Pilsners And Lagering

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MAH

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Just want to start a new thread on a point Asher made in the SABSOSA Comp 2005 discussion.

In regards to the Pilsner that he entered, Asher said:

"Yep I went quite big with the Pils - I'm finally starting to realise how important 3 months lagering really is with these beers. They tent to taste way over hopped in the beginning... but balance over time..."

In the past I've made some beers that I have gone heavy handed on the hops, and they were very much out of balance and I agree that an extended period of cold conditioning or if you can proper lagering can help. However recently I've changed my approach and I'm now trying to get the balance right at the start with out the need for extended lagering. Personally I have found that this approach gives a freshness to the hops flavours that nicely match the dry crisp nature of a pilsner, particulary a German pilsner.

So my question for all is what are the pros and cons of the different approaches and what are the flavour differences?

Do different hops require a different approach (lately I've exclusively been brewing pilsners with German Hallertau Hersbrucker plugs, 3.2% AA)?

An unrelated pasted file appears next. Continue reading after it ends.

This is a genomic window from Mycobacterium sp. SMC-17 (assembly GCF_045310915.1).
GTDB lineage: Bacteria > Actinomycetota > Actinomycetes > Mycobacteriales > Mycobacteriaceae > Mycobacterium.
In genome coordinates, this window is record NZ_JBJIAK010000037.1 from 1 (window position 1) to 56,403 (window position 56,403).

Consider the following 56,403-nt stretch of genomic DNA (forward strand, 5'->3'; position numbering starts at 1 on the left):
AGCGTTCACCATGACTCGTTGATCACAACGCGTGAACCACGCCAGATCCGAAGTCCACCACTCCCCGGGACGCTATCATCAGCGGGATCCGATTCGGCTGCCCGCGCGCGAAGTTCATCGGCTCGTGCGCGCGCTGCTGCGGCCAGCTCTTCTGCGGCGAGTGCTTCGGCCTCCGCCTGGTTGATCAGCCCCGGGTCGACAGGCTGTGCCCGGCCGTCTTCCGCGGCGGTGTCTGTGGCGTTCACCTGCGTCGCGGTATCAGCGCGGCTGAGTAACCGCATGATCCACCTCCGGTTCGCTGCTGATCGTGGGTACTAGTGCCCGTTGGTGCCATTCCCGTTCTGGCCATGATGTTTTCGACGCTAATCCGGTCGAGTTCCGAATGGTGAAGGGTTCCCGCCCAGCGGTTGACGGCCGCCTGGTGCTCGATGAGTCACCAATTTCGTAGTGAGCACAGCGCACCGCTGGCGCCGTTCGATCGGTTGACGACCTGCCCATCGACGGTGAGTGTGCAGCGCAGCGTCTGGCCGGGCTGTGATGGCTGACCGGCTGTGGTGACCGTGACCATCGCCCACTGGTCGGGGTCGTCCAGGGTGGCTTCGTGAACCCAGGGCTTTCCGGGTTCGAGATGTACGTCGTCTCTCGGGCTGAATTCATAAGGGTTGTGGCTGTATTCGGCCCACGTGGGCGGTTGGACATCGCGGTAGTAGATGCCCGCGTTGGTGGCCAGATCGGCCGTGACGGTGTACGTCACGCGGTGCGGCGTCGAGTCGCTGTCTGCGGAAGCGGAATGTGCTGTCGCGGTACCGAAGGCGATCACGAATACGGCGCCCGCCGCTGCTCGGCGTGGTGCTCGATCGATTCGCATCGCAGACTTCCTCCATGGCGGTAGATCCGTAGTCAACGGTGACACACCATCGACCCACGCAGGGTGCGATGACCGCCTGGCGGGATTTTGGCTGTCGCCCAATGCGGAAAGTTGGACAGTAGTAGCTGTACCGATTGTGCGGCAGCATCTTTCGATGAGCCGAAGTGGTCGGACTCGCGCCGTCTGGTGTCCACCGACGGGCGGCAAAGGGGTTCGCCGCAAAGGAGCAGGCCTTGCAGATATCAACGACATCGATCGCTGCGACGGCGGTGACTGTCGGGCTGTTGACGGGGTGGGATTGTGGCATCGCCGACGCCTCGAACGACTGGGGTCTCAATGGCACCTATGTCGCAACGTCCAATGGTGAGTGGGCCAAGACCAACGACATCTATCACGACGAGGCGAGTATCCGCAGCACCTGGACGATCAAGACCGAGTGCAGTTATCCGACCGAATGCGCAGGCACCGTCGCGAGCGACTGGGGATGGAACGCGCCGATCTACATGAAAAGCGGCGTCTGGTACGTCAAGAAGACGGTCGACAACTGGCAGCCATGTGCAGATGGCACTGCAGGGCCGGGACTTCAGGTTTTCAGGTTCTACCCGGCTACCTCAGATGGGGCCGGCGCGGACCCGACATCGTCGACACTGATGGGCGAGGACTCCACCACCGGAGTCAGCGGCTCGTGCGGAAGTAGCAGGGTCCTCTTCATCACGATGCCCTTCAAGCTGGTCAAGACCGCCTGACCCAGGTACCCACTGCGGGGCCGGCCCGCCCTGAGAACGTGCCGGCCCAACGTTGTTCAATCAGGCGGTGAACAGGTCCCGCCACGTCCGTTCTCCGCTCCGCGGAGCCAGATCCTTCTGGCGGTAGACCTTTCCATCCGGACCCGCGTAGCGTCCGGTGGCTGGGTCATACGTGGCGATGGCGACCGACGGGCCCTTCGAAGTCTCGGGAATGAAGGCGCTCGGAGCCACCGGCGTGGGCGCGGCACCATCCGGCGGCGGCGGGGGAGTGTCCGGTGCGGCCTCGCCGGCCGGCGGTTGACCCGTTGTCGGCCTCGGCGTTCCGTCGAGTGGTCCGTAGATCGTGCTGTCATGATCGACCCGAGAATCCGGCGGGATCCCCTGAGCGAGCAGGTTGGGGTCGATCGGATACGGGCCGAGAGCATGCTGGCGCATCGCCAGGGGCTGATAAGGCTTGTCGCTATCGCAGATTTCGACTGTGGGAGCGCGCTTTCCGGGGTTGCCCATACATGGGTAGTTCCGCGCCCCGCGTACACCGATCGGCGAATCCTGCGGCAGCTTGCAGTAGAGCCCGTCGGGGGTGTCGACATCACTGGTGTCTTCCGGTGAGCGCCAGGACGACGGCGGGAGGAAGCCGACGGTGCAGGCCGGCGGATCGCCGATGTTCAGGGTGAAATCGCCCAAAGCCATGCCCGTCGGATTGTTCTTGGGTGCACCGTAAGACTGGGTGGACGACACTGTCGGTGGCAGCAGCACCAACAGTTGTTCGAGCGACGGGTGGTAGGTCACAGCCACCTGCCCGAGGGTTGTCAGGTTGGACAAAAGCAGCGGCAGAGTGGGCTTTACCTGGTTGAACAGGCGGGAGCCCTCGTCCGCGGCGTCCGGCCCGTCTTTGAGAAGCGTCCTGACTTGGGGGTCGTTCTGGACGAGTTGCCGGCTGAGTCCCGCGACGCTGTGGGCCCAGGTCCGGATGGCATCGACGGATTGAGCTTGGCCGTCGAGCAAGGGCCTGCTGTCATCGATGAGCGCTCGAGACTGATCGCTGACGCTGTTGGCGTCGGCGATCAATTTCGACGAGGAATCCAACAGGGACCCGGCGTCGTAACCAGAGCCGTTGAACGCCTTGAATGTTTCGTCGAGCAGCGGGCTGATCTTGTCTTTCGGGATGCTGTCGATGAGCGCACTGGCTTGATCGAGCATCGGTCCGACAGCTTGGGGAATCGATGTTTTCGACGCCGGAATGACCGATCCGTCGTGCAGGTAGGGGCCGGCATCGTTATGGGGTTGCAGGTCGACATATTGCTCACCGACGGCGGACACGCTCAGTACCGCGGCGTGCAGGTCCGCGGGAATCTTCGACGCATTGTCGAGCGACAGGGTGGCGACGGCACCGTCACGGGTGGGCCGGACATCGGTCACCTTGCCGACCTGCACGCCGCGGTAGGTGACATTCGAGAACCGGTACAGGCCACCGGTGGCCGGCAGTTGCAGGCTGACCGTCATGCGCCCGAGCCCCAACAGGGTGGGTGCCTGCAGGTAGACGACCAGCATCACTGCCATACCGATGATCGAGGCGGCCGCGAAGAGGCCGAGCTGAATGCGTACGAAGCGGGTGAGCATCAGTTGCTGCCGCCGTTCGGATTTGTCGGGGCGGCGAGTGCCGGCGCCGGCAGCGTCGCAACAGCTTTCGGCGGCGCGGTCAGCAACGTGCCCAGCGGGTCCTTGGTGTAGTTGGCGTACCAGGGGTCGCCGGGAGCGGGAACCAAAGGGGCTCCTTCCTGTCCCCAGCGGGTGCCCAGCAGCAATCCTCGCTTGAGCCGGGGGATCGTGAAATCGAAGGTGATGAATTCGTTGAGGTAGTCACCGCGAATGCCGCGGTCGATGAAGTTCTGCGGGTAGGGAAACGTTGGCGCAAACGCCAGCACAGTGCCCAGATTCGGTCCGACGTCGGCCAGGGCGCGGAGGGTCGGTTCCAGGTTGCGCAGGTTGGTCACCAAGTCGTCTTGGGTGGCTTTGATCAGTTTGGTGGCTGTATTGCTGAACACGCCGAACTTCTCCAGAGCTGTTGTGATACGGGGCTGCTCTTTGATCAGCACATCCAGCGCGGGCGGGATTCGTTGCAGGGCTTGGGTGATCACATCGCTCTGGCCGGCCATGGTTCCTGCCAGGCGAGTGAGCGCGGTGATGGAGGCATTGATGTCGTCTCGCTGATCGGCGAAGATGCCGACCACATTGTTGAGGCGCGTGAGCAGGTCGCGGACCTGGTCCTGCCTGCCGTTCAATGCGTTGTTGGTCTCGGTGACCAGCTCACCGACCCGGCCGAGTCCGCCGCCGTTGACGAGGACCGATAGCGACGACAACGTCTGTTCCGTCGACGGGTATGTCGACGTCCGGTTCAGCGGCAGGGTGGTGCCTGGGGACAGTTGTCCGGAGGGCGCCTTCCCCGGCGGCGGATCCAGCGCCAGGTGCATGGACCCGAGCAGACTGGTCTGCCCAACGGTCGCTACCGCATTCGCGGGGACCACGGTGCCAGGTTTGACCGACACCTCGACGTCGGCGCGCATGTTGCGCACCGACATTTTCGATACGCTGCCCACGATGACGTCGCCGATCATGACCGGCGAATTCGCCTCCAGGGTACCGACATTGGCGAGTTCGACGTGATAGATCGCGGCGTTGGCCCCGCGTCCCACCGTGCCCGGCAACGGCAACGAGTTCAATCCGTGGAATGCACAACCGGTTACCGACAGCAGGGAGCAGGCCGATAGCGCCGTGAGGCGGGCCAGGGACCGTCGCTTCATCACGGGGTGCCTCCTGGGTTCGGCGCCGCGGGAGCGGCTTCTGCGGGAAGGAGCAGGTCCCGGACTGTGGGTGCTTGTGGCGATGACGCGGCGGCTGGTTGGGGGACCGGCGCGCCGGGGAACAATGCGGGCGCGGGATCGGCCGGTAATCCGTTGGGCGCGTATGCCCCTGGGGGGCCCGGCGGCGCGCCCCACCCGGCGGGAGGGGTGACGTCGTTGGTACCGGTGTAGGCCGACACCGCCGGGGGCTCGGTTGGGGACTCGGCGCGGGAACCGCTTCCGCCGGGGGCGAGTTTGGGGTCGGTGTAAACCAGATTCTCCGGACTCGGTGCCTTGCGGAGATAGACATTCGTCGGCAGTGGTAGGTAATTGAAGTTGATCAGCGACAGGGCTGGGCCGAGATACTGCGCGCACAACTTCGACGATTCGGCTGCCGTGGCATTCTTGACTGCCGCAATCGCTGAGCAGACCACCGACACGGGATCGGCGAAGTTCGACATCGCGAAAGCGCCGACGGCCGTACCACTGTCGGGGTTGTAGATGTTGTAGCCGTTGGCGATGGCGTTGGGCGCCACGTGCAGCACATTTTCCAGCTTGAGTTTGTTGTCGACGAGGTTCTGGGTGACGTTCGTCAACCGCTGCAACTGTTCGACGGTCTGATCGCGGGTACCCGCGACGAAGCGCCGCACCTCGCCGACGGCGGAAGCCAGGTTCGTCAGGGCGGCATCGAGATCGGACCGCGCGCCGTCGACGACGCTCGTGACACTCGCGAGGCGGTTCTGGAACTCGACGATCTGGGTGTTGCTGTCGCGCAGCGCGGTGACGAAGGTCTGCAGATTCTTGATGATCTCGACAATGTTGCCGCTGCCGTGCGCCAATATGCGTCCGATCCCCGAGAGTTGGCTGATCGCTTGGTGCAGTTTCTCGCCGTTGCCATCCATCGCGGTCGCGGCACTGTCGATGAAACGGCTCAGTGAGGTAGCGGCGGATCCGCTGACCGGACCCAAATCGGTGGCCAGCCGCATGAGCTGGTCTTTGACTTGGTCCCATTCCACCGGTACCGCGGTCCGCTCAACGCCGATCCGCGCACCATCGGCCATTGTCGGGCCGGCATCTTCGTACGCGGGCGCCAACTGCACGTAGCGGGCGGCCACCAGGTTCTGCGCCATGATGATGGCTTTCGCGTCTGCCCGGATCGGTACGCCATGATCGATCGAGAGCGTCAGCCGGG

Do different strains of lager yeast require a different aproach?

A follow-up question is would you go the big path if you're intending to filter and possibly need to compensate for any stripping of flavours?

About time we had a good brewing technique discussion.

Cheers
MAH
 

neonmeate

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i think with a good diacetyl rest you shouldnt NEED 3 months' lagering for a pilsener (although perhaps for a dunkel), but why not if you can be bothered. some yeasts like WLP830 are fine after 3 weeks. some like WLP800 need longer. i taste it as it goes and take it case by case.

if you're relying on lagering to calm the hops down then that's not only a waste of hops, it's a waste of time and power, when you could have a comparable beer in only a month by putting less in in the first place!